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Discussion Starter #1
I have wheat and rye berries to sprout for the rabbits, but wanted to know if they can have lentles and bean sprouts. My guess is no, but wanted to check if any one else has given them bean sprouts and how it worked out.
 

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I'm not sure, but unless I can comfirm that lentil and bean sprouts are okay, I would stick to the rye and wheat.

You probably already know this, but for the sake of people who have never done sprouting for their critters, one needs to be very careful of mold forming on the sprouts.

I'm curious, SquashNut.... Is this a winter project or something you are doing now?

ETA: Now that I think about it, I don't think I have ever fed sprouted grain to the rabbits... just grain grass in winter, grown in plastic dishpans. I did some sprouting for the poultry, but had problems with mold. I understand if you JUST let grain start sprouting (12 - 24 hours) that the nutrient content skyrockets and the mold doesn't have time to form, but I don't recall if this is good for rabbits or just poultry.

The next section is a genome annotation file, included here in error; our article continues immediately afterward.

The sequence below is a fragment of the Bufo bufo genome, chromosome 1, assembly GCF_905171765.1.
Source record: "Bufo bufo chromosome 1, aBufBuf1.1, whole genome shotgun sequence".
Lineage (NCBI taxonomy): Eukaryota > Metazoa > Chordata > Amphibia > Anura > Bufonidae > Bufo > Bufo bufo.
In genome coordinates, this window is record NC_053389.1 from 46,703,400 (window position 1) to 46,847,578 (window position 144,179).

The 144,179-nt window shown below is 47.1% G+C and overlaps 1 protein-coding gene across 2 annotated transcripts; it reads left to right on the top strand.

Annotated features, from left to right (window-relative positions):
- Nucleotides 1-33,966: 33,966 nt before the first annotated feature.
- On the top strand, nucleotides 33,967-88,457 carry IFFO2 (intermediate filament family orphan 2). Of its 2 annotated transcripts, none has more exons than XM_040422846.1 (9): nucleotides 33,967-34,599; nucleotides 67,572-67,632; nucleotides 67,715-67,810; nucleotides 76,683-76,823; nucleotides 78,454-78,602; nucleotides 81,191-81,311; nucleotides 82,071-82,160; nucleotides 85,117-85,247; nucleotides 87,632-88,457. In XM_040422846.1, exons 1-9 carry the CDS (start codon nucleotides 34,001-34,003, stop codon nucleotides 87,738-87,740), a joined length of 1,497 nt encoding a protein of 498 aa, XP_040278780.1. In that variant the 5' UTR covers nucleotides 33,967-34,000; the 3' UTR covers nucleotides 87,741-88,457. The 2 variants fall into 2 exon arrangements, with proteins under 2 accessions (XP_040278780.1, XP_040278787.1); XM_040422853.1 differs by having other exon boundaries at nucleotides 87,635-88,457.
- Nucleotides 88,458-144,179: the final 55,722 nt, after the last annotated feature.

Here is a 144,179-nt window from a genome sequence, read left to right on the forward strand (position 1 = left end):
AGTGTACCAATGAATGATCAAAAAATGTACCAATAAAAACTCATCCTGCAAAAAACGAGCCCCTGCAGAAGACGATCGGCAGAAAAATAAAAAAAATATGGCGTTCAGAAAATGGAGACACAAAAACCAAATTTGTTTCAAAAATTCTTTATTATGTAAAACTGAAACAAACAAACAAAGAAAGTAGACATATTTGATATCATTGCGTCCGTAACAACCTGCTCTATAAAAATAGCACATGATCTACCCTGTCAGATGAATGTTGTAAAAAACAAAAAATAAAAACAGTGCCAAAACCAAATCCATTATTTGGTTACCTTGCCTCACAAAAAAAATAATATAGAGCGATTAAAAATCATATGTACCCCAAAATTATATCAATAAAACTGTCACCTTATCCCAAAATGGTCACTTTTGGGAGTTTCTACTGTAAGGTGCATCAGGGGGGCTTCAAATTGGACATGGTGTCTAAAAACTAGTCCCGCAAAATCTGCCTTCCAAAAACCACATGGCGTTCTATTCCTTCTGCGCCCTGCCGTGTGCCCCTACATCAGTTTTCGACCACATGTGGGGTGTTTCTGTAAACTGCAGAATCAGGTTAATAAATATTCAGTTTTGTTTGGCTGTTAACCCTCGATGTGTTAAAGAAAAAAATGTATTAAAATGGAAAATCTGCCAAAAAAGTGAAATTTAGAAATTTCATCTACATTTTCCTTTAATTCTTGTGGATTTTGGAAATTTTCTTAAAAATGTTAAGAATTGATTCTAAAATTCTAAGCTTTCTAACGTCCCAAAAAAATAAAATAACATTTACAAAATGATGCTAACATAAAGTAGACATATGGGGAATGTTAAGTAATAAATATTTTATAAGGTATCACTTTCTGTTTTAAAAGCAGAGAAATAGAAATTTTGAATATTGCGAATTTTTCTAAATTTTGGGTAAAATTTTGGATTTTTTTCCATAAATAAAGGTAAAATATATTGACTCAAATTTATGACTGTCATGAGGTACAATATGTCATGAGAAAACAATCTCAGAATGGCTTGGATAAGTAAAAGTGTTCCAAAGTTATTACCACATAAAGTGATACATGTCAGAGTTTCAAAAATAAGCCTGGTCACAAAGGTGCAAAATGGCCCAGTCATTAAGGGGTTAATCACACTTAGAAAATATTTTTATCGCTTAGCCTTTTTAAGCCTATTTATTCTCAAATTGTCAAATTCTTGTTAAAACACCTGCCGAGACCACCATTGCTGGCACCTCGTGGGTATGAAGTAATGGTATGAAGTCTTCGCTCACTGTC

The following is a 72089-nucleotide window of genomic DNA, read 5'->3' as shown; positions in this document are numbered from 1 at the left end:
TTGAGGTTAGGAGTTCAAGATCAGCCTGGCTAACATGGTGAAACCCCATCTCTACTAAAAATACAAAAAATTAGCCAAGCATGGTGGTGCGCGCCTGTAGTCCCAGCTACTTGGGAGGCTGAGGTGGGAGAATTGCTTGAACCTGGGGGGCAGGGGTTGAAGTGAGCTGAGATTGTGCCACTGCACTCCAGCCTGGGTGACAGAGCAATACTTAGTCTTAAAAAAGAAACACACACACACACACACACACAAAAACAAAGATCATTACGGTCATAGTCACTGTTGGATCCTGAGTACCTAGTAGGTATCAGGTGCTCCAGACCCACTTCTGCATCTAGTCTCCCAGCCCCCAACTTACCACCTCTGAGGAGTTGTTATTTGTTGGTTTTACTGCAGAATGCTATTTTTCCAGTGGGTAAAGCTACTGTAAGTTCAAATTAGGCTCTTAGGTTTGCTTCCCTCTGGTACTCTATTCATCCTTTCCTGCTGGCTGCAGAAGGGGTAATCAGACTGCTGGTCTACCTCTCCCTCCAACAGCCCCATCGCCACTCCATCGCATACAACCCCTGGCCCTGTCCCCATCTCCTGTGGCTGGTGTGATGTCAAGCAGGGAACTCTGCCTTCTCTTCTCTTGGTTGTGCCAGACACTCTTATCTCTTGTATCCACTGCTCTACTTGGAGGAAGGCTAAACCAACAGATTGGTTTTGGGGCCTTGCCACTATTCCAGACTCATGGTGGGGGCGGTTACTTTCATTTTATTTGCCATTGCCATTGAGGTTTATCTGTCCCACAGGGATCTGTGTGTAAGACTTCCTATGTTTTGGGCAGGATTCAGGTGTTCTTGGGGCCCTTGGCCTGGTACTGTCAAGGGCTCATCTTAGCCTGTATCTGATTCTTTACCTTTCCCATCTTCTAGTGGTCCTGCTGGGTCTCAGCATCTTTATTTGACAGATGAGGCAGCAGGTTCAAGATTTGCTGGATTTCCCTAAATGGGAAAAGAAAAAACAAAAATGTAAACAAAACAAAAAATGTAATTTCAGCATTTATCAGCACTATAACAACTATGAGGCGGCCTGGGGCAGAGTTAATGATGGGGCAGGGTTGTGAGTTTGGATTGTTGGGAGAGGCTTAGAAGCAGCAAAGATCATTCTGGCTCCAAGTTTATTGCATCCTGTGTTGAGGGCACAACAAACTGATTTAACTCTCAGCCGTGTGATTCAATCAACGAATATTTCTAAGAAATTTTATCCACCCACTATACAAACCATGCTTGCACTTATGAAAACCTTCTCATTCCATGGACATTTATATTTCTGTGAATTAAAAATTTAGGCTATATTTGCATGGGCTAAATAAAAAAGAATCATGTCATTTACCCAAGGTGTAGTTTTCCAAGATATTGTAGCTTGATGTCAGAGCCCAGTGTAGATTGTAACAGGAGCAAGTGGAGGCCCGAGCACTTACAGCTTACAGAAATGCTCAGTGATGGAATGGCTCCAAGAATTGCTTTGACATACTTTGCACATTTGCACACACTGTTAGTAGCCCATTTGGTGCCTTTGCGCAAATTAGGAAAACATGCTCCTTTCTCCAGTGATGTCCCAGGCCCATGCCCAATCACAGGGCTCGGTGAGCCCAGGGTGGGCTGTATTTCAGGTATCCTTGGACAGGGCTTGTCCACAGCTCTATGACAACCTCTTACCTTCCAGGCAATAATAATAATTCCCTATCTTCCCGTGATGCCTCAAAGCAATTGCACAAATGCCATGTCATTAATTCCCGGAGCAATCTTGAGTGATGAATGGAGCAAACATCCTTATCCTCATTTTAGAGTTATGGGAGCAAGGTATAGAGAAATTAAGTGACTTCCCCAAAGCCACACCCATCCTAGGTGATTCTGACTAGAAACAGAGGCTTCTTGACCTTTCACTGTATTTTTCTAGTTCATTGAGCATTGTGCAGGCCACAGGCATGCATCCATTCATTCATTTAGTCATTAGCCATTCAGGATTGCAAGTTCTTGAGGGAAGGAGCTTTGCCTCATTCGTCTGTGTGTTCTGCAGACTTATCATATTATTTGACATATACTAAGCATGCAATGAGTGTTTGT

Anybody have any experience with this?
 

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Discussion Starter #3
I'll start the sprouts when i no longer have other greens for them. Right now I am getting plenty of grass, chick weed, thistles and other greens to keep the 24 rabbits going. most of it is coming out of my very weedy garden. As well as any garden scraps I have. They don't seem to have any trouble with any of the veggies.
I am also making a crumble for them with apple sause or pureed veggies, rye flour, oat meal and a mineral supplement that I bought 25 pounds of. the only ones getting commercial pellets are my main buck and 3 does. the fryers are doing pretty good on the crumble and forage.
i'll be down to 6 rabbits by the time I have to start sprouting for them. At least I hope so.